Description: It has long been known that there are fundamental differences between homogeneous and heterogeneous high explosives. The shock initiation behavior of these materials was first described in the literature by Campbell et al, in 1961. Chaiken was also involved in describing this process for liquid nitromethane. Since then, there have been a number of studies which have added considerable incite into the shock initiation/detonation behavior of these materials. We only give a few references here (Refs. 4 - 11) and these should be considered representative; e.g. they do not represent an exhaustive list of references available. Many of these studies were done on homogeneous explosives, most often nitromethane (NM) and include particle velocity gauge measurements, optical temperature measurements, VISAR measurements, as well as streak camera measurements of interfaces. In some cases NM was heterogenized by gelling and adding silica particles. Homogeneous materials are typically liquids or single crystals in which there are a minimal number of physical imperfections (e.g. bubbles or voids) that can cause perturbations in the input shock and the flow behind it. Homogeneous materials viewed with macroscopic probes characteristic of detonation physics experiments appear uniform. Heterogeneous explosives are generally all other types; these are usually pressed, cast, machined, or extruded into the shapes or parts desired. These materials contain imperfections of a variety of types that cause fluid-mechanical irregularities (called hot spots) when a shock or detonation wave passes over them. Such hot spots cause associated space/time fluctuations in the thermodynamic fields (e.g., the pressure or temperature fields) in the material. These thermodynamic variations affect the local chemical-heat-release rate - they produce an average heat-release rate that is a combination of chemistry and mechanics. Hot spots could be the result of voids, shock interactions, jetting, shock impedance mismatches, etc. Shock initiation of homogeneous explosives is due to ...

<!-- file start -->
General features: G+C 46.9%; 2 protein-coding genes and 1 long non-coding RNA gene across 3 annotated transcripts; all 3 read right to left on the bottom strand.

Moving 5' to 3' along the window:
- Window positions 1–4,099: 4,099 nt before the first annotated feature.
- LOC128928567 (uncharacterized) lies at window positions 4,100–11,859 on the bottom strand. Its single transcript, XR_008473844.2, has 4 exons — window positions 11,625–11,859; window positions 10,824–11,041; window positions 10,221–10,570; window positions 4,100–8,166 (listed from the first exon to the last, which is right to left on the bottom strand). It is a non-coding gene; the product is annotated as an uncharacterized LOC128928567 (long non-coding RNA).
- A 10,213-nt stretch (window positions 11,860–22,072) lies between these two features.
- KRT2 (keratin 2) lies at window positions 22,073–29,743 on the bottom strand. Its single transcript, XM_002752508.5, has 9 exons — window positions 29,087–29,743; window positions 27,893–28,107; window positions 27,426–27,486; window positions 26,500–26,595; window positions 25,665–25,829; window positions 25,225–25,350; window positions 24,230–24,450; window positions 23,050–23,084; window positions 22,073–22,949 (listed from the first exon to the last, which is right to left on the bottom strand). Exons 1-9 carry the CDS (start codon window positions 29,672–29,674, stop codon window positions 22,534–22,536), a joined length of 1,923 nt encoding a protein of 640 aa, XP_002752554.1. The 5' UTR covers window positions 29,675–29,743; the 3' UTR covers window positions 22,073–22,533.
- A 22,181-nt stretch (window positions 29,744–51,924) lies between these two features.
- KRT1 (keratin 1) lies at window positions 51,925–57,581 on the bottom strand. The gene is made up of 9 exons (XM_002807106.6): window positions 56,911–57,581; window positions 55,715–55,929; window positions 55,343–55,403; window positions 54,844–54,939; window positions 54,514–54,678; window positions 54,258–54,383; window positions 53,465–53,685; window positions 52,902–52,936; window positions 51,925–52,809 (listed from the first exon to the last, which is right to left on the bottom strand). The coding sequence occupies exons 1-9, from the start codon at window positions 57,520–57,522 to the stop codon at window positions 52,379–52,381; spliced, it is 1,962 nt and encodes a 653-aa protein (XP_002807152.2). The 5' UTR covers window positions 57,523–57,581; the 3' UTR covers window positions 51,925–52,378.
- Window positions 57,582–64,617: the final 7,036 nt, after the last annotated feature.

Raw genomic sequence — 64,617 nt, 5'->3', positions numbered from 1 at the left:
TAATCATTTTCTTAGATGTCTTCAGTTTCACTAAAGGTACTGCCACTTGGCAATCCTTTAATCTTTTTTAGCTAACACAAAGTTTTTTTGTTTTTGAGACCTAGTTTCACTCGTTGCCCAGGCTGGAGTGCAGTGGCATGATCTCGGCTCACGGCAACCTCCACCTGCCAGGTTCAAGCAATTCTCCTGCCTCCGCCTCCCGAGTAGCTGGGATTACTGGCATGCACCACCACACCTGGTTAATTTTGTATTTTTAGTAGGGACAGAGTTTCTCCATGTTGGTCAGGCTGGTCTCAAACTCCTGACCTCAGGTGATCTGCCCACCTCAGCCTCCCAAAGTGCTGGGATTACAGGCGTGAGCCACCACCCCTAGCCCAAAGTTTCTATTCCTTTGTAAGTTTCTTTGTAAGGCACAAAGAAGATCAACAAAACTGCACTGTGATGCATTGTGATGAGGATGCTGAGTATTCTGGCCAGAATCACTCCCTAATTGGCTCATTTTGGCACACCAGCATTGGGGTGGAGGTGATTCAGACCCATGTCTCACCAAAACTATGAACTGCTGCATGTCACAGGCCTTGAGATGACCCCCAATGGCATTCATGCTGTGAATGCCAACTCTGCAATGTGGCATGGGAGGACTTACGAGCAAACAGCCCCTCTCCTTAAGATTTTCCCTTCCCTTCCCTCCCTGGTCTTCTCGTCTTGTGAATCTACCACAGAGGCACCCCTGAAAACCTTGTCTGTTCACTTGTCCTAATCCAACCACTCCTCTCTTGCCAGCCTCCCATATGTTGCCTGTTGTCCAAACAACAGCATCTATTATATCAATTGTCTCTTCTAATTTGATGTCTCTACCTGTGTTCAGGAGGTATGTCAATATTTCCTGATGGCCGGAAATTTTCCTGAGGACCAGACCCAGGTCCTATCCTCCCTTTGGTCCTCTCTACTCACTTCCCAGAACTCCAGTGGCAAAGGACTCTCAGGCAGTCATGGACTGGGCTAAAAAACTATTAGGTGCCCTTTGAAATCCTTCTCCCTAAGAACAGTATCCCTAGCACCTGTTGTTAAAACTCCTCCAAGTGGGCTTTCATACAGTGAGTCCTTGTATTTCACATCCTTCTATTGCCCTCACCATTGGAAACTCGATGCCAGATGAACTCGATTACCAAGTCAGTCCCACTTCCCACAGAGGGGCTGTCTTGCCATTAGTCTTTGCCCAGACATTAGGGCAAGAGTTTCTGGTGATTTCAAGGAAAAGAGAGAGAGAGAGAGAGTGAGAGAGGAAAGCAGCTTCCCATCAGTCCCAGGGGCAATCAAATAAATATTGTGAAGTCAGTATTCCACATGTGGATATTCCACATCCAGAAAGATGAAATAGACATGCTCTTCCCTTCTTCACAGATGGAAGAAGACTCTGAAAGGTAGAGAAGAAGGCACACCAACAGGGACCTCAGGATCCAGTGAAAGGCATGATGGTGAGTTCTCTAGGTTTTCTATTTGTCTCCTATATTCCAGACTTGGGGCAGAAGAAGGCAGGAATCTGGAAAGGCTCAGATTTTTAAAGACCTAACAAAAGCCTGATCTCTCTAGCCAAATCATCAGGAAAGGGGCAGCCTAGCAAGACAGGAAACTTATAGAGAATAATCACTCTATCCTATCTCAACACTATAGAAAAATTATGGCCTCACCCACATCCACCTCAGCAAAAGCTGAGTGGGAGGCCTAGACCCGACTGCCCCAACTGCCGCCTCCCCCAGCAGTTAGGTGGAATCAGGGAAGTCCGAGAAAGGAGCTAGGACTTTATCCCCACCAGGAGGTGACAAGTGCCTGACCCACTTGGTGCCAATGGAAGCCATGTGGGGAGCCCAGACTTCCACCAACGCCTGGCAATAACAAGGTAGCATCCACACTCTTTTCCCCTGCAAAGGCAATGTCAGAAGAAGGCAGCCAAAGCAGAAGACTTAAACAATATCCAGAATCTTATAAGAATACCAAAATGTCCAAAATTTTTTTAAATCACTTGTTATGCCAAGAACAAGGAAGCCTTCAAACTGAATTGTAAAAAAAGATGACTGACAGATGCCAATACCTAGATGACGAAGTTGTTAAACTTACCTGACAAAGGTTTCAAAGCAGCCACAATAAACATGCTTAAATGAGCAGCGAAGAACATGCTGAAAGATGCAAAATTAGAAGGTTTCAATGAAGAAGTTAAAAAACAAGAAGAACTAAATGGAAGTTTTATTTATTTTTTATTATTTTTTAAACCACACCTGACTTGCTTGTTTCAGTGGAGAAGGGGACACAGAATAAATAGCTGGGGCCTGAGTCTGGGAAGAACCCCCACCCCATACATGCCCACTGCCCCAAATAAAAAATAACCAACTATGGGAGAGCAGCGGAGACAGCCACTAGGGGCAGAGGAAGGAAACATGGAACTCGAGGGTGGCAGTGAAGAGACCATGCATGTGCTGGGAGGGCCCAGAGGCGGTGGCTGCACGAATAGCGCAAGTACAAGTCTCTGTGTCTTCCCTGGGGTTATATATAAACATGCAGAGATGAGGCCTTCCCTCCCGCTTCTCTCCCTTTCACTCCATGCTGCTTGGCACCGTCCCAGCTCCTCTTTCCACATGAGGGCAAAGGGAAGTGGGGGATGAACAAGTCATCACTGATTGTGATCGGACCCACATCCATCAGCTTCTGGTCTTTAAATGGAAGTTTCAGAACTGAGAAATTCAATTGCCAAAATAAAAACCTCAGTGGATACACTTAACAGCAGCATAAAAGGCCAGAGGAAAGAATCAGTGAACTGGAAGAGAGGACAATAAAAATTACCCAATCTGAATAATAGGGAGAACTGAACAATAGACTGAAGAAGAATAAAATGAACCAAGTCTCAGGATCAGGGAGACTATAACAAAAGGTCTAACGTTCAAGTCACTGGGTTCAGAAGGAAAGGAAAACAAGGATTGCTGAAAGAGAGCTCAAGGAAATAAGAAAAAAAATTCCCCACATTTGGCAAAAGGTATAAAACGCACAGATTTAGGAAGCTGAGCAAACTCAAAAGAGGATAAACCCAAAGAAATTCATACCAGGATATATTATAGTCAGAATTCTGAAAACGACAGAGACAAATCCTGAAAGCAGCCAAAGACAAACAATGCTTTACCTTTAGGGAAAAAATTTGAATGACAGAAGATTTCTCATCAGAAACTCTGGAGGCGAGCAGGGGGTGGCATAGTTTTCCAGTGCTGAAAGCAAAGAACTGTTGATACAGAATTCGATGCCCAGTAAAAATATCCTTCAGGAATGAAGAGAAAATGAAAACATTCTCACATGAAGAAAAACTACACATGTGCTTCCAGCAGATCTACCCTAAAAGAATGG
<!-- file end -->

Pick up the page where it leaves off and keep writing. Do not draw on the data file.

Date: January 1, 2001
Creator: Gustavsen, R. L. (Richard L.); Hill, L. G. (Larry G.); Engelke, R. P. (Raymond P.); Alcon, R. R. (Robert R.); Davis, L. L. (Lloyd L.) & Sheffield, S. A. (Stephen A.)
Partner: UNT Libraries Government Documents Department

Temperature measurements of partially-melted tin as a function of shock pressure

Description: Equilibrium equation of state theory predicts that the free surface release temperature of shock loaded tin will show a plateau of 505 K in the pressure range from 19.5 to 33.0 GPa, corresponding to the solid-liquid mixed-phase region. In this paper we report free surface temperature measurements on shock-loaded tin from 15 to 31 GPa using multi-wavelength optical pyrometry. The shock waves were generated by direct contact of detonating high explosive with the sample. The pressure in the sample was determined by free surface velocity measurements using Photon Doppler Velocimetry. The emitted thermal radiance was measured at four wavelength bands in the near IR region from 1.5 to 5.0 {micro}m. The samples in most of the experiments had diamond-turned surface finishes, with a few samples being polished or ball rolled. At pressures higher than 25 GPa the measured free surface temperatures were higher than the predicted 505 K and increased with increasing pressure. This deviation could be explained by hot spots and/or variations in surface emissivity and requires a further investigation.
Date: January 1, 2009
Creator: Seifter, Achim; Furlanetto, Michael R; Holtkamp, David B; Obst, Andrew W; Payton, J R; Stone, J B et al.
Partner: UNT Libraries Government Documents Department